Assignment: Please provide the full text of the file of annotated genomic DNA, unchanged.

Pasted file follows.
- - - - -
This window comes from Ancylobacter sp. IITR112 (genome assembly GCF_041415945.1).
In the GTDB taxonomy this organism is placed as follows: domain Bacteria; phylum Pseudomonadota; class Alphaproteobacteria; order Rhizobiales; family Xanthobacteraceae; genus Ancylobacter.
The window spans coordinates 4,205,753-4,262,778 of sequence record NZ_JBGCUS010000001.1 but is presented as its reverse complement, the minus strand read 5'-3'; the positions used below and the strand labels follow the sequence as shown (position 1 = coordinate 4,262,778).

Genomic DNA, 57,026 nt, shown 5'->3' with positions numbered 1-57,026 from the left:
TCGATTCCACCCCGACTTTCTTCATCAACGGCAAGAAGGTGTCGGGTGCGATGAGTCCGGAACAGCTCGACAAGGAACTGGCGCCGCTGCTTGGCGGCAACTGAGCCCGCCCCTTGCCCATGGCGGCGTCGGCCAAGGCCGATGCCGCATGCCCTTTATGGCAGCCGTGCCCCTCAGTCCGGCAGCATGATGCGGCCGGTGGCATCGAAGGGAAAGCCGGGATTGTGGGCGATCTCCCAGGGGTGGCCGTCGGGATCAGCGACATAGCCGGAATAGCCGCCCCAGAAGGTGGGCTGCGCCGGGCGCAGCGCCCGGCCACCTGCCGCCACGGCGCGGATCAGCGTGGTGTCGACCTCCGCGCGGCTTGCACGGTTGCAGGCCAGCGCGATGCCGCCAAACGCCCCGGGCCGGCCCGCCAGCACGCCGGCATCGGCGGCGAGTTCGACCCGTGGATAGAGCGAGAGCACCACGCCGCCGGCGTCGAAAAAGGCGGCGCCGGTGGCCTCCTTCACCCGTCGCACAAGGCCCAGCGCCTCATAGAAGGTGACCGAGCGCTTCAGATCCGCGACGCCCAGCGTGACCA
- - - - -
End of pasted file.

This window comes from Ancylobacter sp. IITR112 (genome assembly GCF_041415945.1).
In the GTDB taxonomy this organism is placed as follows: domain Bacteria; phylum Pseudomonadota; class Alphaproteobacteria; order Rhizobiales; family Xanthobacteraceae; genus Ancylobacter.
The window spans coordinates 4,205,753-4,262,778 of sequence record NZ_JBGCUS010000001.1 but is presented as its reverse complement, the minus strand read 5'-3'; the positions used below and the strand labels follow the sequence as shown (position 1 = coordinate 4,262,778).

Genomic DNA, 57,026 nt, shown 5'->3' with positions numbered 1-57,026 from the left:
TCGATTCCACCCCGACTTTCTTCATCAACGGCAAGAAGGTGTCGGGTGCGATGAGTCCGGAACAGCTCGACAAGGAACTGGCGCCGCTGCTTGGCGGCAACTGAGCCCGCCCCTTGCCCATGGCGGCGTCGGCCAAGGCCGATGCCGCATGCCCTTTATGGCAGCCGTGCCCCTCAGTCCGGCAGCATGATGCGGCCGGTGGCATCGAAGGGAAAGCCGGGATTGTGGGCGATCTCCCAGGGGTGGCCGTCGGGATCAGCGACATAGCCGGAATAGCCGCCCCAGAAGGTGGGCTGCGCCGGGCGCAGCGCCCGGCCACCTGCCGCCACGGCGCGGATCAGCGTGGTGTCGACCTCCGCGCGGCTTGCACGGTTGCAGGCCAGCGCGATGCCGCCAAACGCCCCGGGCCGGCCCGCCAGCACGCCGGCATCGGCGGCGAGTTCGACCCGTGGATAGAGCGAGAGCACCACGCCGCCGGCGTCGAAAAAGGCGGCGCCGGTGGCCTCCTTCACCCGTCGCACAAGGCCCAGCGCCTCATAGAAGGTGACCGAGCGCTTCAGATCCGCGACGCCCAGCGTGACCA